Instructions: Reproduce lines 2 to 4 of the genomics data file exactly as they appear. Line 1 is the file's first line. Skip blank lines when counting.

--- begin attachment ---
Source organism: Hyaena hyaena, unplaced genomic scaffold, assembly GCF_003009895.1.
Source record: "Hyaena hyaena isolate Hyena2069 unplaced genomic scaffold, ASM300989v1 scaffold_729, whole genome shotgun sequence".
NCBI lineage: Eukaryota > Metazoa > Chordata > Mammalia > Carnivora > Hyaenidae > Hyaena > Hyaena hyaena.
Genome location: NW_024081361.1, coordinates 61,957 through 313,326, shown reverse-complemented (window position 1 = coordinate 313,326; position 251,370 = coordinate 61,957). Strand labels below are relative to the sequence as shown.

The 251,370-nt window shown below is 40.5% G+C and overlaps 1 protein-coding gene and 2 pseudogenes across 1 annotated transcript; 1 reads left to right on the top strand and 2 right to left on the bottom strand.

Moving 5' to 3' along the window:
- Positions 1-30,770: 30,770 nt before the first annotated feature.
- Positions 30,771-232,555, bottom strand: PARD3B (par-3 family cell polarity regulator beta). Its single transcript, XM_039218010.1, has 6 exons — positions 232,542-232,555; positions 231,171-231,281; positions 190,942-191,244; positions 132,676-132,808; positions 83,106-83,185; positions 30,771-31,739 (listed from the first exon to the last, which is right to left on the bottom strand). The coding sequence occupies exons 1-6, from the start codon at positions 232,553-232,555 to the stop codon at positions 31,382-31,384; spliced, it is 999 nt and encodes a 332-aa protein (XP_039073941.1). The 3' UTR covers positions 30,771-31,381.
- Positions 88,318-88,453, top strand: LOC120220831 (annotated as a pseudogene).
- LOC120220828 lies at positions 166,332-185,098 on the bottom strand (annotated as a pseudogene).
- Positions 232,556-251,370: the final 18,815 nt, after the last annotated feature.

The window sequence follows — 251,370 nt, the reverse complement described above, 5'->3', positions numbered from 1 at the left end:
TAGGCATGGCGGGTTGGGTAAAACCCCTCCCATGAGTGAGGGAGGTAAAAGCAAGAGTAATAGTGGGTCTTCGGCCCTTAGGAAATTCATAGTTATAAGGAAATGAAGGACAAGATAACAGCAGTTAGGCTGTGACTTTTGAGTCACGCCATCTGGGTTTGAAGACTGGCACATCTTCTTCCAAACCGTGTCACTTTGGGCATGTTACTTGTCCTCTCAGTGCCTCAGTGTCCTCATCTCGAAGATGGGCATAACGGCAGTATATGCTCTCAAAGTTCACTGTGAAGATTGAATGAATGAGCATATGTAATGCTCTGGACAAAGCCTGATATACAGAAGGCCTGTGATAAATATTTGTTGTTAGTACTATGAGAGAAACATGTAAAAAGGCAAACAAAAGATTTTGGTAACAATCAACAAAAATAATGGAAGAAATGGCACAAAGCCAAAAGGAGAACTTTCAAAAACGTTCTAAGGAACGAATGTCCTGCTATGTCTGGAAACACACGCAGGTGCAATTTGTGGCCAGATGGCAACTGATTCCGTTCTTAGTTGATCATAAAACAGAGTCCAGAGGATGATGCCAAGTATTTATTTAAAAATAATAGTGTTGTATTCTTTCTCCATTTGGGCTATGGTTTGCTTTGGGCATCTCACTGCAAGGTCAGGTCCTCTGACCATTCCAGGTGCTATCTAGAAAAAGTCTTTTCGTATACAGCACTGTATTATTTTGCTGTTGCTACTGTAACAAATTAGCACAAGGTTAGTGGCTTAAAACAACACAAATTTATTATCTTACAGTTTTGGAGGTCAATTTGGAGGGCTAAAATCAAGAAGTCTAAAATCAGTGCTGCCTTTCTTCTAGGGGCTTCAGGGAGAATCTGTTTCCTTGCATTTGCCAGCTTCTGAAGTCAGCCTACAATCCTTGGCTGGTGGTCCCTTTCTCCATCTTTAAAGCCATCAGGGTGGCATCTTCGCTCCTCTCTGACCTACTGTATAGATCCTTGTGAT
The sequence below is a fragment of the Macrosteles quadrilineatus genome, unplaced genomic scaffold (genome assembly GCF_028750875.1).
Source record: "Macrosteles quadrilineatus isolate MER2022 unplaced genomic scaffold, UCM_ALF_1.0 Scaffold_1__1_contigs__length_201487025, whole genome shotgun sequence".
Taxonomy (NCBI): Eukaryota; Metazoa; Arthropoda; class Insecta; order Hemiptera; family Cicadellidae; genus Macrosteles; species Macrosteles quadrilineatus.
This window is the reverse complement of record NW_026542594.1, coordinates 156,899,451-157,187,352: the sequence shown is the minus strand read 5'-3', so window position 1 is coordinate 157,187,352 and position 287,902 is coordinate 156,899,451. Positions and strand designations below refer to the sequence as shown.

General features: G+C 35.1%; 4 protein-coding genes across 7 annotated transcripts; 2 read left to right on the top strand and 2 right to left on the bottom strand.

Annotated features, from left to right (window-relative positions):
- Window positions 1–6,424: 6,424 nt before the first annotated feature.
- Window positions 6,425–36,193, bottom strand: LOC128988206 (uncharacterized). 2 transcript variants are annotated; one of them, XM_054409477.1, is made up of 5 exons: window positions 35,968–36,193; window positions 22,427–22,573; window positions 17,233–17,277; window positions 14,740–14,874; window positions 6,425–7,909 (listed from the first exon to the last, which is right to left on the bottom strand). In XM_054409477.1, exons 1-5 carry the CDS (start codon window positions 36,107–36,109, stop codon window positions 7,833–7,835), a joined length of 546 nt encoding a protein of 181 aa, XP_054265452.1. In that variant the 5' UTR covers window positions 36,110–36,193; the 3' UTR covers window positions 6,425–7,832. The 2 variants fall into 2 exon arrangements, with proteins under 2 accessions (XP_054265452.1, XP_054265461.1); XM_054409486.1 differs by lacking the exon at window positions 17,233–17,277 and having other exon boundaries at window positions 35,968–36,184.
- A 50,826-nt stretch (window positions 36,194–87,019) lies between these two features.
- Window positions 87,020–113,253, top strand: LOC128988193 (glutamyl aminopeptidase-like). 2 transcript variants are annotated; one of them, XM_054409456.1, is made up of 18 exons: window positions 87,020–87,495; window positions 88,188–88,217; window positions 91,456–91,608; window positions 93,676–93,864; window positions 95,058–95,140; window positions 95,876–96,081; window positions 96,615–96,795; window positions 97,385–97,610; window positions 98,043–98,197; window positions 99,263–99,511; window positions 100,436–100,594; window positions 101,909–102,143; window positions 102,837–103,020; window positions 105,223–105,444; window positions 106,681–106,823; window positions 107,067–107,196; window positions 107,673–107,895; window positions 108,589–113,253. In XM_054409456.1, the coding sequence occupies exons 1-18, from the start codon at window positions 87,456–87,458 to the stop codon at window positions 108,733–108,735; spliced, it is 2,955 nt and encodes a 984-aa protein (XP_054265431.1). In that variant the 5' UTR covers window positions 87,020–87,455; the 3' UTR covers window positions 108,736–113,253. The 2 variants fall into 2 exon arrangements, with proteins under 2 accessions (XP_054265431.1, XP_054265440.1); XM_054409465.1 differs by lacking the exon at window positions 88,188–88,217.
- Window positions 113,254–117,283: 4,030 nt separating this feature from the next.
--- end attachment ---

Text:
Source record: "Hyaena hyaena isolate Hyena2069 unplaced genomic scaffold, ASM300989v1 scaffold_729, whole genome shotgun sequence".
NCBI lineage: Eukaryota > Metazoa > Chordata > Mammalia > Carnivora > Hyaenidae > Hyaena > Hyaena hyaena.
Genome location: NW_024081361.1, coordinates 61,957 through 313,326, shown reverse-complemented (window position 1 = coordinate 313,326; position 251,370 = coordinate 61,957). Strand labels below are relative to the sequence as shown.